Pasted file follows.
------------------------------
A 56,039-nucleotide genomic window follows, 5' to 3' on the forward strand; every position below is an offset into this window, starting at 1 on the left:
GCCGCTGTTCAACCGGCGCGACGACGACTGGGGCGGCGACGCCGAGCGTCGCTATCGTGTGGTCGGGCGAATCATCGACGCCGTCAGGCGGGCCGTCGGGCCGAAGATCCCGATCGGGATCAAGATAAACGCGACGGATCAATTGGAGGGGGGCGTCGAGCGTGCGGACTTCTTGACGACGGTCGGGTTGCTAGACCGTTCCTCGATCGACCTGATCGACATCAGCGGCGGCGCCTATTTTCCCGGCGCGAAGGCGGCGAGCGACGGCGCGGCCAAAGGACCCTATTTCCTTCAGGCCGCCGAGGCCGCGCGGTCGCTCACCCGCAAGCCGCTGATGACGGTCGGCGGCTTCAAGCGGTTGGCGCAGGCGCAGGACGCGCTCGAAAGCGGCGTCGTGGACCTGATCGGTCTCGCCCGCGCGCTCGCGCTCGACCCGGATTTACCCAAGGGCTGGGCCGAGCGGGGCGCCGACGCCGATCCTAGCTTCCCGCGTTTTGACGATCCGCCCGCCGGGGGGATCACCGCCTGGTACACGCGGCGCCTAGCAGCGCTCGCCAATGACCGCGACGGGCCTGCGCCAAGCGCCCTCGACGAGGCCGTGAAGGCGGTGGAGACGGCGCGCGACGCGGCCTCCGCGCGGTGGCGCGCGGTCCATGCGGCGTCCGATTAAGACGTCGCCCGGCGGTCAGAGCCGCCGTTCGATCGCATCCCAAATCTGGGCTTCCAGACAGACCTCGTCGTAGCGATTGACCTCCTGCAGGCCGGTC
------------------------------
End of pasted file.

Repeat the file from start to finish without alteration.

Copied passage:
A 56,039-nucleotide genomic window follows, 5' to 3' on the forward strand; every position below is an offset into this window, starting at 1 on the left:
GCCGCTGTTCAACCGGCGCGACGACGACTGGGGCGGCGACGCCGAGCGTCGCTATCGTGTGGTCGGGCGAATCATCGACGCCGTCAGGCGGGCCGTCGGGCCGAAGATCCCGATCGGGATCAAGATAAACGCGACGGATCAATTGGAGGGGGGCGTCGAGCGTGCGGACTTCTTGACGACGGTCGGGTTGCTAGACCGTTCCTCGATCGACCTGATCGACATCAGCGGCGGCGCCTATTTTCCCGGCGCGAAGGCGGCGAGCGACGGCGCGGCCAAAGGACCCTATTTCCTTCAGGCCGCCGAGGCCGCGCGGTCGCTCACCCGCAAGCCGCTGATGACGGTCGGCGGCTTCAAGCGGTTGGCGCAGGCGCAGGACGCGCTCGAAAGCGGCGTCGTGGACCTGATCGGTCTCGCCCGCGCGCTCGCGCTCGACCCGGATTTACCCAAGGGCTGGGCCGAGCGGGGCGCCGACGCCGATCCTAGCTTCCCGCGTTTTGACGATCCGCCCGCCGGGGGGATCACCGCCTGGTACACGCGGCGCCTAGCAGCGCTCGCCAATGACCGCGACGGGCCTGCGCCAAGCGCCCTCGACGAGGCCGTGAAGGCGGTGGAGACGGCGCGCGACGCGGCCTCCGCGCGGTGGCGCGCGGTCCATGCGGCGTCCGATTAAGACGTCGCCCGGCGGTCAGAGCCGCCGTTCGATCGCATCCCAAATCTGGGCTTCCAGACAGACCTCGTCGTAGCGATTGACCTCCTGCAGGCCGGTC